Philippine Elections 2022: The End of the Good Governance Discourse.

AuthorClaudio, Lisandro E.

Ferdinand Marcos Sr. looted the Philippines' national treasury. In 2003, the Philippine Supreme Court ruled that at least 25 billion pesos (US$500 million) of his personal wealth was ill-gotten. It was a sum disproportionate to Marcos' and his wife's incomes as public officials. (1) A common estimate for the total amount stolen by the Marcos family is US$10 billion. (2)

However, many of Ferdinand Marcos Jr.'s supporters have ceased to care about good governance. Anecdotes and initial ethnographic research reveal a cynical attitude--that distinguishing between dirty and clean politicians is a futile endeavour since all of them are corrupt--has taken hold among Marcos Jr's voters. (3) They were under no illusion that he was a candidate of good governance, with only eight per cent of them saying that they chose him because he had a clean record. (4) However, as one Marcos Jr. supporter told an Australian news outlet, corruption is no longer a concern for them because, unlike the 1980s, "there are safeguards now". (5)

A major reason for Marcos Jr.'s victory is therefore the fact that the discourse of good governance advanced by the opposition has failed to appeal to voters outside its traditional reformist base. This essay explains why this discourse failed in 2022. It also discusses the inadequacies of the good governance discourse as a campaign strategy and as a lens for analysing Philippine political developments.

We should, however, first dispense with the idea that the disregard for the Marcos family's perfidy is simply a result of historical amnesia and/or organized disinformation. This, of course, played a role in the 2022 elections, but focusing only on disinformation distracts us from recognizing changes in electoral attitudes.

Although Marcos Jr.'s supporters were aware of the family's corruption, they continued to support him. However, this was not always the case. In 2010, then Senator Benigno Aquino III ran on a platform of "kung walang corrupt, walang mahirap" ("If no one is corrupt, then no one is poor"). Aquino's message resonated well with the voters because he was running at the end of Gloria Macapagal-Arroyo's presidency, a highly unpopular regime plagued by multiple corruption scandals. Of those who supported Aquino, 46 per cent thought he was not corrupt and 15 per cent thought he cared for the poor. As for the electorate in general, the major reasons for selecting a candidate were the belief that a candidate was not corrupt (26 per cent) and the belief that a candidate cared for the poor (26 per cent).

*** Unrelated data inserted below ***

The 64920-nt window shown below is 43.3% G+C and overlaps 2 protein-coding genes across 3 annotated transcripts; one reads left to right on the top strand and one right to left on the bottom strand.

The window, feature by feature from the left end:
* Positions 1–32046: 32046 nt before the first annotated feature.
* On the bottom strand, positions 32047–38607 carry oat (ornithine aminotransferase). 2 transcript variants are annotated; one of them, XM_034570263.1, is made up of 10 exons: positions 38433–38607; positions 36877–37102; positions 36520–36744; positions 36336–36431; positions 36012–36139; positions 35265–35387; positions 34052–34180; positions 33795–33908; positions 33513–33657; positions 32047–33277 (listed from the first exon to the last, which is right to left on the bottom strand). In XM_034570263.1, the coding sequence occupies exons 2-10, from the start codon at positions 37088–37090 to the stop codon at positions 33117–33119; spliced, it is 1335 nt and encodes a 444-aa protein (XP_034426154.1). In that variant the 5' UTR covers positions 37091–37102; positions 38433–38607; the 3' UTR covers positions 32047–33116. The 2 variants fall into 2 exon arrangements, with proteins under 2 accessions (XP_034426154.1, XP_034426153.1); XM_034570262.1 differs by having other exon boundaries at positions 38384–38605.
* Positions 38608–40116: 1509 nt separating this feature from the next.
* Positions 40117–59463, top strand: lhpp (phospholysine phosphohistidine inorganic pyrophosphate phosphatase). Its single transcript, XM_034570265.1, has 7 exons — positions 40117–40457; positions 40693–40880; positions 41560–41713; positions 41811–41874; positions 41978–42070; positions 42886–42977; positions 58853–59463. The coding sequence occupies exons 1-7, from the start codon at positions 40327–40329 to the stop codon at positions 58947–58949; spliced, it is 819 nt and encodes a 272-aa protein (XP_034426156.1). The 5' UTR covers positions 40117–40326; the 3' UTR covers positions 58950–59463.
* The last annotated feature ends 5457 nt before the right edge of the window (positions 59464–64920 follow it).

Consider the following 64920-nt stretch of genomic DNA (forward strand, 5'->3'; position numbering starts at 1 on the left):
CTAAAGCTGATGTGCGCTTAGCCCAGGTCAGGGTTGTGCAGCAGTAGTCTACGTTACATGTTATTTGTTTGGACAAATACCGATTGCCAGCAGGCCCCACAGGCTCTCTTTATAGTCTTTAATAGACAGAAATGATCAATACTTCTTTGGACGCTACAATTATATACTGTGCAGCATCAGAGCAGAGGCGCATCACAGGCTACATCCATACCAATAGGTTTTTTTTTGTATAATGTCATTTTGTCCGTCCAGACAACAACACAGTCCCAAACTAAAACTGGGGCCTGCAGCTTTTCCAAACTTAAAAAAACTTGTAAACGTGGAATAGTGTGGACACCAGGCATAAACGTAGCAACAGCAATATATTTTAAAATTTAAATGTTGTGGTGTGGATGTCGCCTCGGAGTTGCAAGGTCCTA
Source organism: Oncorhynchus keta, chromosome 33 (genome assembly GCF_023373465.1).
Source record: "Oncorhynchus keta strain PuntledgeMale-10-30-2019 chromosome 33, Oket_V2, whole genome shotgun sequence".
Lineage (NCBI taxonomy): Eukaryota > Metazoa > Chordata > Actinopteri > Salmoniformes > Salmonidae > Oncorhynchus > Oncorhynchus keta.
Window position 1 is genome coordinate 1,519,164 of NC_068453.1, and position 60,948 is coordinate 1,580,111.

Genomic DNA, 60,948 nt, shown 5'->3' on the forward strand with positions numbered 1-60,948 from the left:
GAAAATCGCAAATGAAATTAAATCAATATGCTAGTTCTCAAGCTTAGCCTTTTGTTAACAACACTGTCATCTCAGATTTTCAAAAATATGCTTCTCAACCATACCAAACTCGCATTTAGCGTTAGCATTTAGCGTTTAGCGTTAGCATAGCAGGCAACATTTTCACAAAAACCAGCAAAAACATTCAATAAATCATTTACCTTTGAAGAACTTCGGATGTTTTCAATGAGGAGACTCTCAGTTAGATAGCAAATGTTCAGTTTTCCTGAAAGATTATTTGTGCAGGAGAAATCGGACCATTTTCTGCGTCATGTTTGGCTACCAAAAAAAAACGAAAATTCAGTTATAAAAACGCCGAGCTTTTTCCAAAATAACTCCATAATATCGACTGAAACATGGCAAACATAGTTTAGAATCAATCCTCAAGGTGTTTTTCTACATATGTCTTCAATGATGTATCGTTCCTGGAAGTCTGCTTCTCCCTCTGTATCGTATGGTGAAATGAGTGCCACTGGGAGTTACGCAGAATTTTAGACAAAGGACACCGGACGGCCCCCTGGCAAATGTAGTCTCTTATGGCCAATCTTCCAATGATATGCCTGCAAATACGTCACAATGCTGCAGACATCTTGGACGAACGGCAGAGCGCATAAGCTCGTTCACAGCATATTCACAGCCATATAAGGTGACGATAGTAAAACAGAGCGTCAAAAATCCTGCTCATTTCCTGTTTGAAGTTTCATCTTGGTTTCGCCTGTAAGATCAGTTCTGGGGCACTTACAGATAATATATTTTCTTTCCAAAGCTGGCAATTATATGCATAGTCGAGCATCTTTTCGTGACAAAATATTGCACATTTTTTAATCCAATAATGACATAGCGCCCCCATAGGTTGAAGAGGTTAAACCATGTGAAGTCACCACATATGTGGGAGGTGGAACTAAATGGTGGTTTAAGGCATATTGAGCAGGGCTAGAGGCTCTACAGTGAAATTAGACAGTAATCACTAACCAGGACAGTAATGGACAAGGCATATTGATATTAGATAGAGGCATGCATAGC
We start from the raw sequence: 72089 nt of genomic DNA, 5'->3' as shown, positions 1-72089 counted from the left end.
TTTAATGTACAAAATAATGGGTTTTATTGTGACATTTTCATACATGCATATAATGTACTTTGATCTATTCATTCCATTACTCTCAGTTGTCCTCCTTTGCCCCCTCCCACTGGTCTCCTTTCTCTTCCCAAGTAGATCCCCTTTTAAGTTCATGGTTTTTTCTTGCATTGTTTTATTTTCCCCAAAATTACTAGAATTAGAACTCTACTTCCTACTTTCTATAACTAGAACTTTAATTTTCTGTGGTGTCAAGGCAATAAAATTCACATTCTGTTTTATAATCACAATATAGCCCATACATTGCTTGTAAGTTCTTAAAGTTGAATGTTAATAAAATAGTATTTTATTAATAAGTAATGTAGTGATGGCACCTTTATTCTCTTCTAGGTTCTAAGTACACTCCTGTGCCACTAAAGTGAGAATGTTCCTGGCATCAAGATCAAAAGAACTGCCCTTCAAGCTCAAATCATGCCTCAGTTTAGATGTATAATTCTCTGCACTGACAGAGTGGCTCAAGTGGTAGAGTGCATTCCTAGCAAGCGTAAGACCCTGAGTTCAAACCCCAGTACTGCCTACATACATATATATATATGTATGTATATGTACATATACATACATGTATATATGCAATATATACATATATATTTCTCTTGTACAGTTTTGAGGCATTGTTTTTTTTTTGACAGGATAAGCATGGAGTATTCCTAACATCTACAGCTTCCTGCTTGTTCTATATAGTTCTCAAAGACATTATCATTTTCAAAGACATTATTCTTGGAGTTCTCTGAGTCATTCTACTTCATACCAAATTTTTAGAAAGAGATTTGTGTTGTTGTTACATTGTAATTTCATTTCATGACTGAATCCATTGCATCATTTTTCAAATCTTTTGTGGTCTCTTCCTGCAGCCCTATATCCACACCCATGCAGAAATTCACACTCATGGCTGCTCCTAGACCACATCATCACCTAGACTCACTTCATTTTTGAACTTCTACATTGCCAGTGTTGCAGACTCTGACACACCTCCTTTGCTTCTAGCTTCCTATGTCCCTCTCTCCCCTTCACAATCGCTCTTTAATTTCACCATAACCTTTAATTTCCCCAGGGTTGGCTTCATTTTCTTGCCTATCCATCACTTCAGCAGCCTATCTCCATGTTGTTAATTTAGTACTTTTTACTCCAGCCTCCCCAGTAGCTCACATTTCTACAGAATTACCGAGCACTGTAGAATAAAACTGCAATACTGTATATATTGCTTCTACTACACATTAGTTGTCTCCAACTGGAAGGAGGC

Even Rodrigo Duterte, in his 2016 presidential campaign, foregrounded corruption as an issue, which he saw as a form of "criminality" alongside the spread of illegal drugs. He rightly observed that the drug problem was tied to the large corrupt networks among the police and politicians. The top two reasons motivating voters to choose Duterte were the perception of him not being corrupt (20 per cent) and the belief that he had done/was doing/would do something for the country (20 per cent).

Ferdinand Marcos Jr. also claimed to be against corruption, but the issue was ultimately unimportant. His intentionally vague campaign focused on a future of national redemption and prosperity achieved through "unity". Marcos Jr.'s voters picked him because they believed he was capable of doing something (20 per cent), knew much about the running of a government (16 per cent), could grow the...

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